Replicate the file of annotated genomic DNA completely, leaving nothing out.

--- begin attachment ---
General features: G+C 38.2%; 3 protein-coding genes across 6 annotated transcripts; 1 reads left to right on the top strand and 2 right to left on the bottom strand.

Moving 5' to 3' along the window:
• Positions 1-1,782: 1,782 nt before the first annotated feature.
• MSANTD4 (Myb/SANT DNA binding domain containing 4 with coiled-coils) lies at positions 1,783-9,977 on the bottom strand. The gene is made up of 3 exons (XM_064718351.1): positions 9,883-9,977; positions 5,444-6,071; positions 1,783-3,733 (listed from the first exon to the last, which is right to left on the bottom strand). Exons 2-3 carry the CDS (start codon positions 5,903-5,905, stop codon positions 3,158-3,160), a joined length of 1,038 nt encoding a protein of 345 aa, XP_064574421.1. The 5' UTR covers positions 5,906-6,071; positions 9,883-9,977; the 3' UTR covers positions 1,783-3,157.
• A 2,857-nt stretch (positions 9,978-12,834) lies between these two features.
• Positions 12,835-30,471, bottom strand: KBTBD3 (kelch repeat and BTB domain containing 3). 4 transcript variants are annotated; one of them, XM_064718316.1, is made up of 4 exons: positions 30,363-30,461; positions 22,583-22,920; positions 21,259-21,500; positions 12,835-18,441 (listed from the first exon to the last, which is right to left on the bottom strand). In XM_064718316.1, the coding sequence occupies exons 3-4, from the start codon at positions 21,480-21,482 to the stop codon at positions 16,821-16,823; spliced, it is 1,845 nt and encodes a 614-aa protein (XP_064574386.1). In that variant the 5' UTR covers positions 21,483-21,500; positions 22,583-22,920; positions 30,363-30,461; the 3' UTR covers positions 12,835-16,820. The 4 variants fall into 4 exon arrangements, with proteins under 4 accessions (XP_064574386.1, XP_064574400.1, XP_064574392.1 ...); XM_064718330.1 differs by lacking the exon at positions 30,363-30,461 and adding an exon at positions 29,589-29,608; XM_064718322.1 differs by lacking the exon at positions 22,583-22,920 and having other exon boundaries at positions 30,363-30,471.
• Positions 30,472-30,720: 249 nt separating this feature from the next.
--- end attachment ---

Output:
General features: G+C 38.2%; 3 protein-coding genes across 6 annotated transcripts; 1 reads left to right on the top strand and 2 right to left on the bottom strand.

Moving 5' to 3' along the window:
• Positions 1-1,782: 1,782 nt before the first annotated feature.
• MSANTD4 (Myb/SANT DNA binding domain containing 4 with coiled-coils) lies at positions 1,783-9,977 on the bottom strand. The gene is made up of 3 exons (XM_064718351.1): positions 9,883-9,977; positions 5,444-6,071; positions 1,783-3,733 (listed from the first exon to the last, which is right to left on the bottom strand). Exons 2-3 carry the CDS (start codon positions 5,903-5,905, stop codon positions 3,158-3,160), a joined length of 1,038 nt encoding a protein of 345 aa, XP_064574421.1. The 5' UTR covers positions 5,906-6,071; positions 9,883-9,977; the 3' UTR covers positions 1,783-3,157.
• A 2,857-nt stretch (positions 9,978-12,834) lies between these two features.
• Positions 12,835-30,471, bottom strand: KBTBD3 (kelch repeat and BTB domain containing 3). 4 transcript variants are annotated; one of them, XM_064718316.1, is made up of 4 exons: positions 30,363-30,461; positions 22,583-22,920; positions 21,259-21,500; positions 12,835-18,441 (listed from the first exon to the last, which is right to left on the bottom strand). In XM_064718316.1, the coding sequence occupies exons 3-4, from the start codon at positions 21,480-21,482 to the stop codon at positions 16,821-16,823; spliced, it is 1,845 nt and encodes a 614-aa protein (XP_064574386.1). In that variant the 5' UTR covers positions 21,483-21,500; positions 22,583-22,920; positions 30,363-30,461; the 3' UTR covers positions 12,835-16,820. The 4 variants fall into 4 exon arrangements, with proteins under 4 accessions (XP_064574386.1, XP_064574400.1, XP_064574392.1 ...); XM_064718330.1 differs by lacking the exon at positions 30,363-30,461 and adding an exon at positions 29,589-29,608; XM_064718322.1 differs by lacking the exon at positions 22,583-22,920 and having other exon boundaries at positions 30,363-30,471.
• Positions 30,472-30,720: 249 nt separating this feature from the next.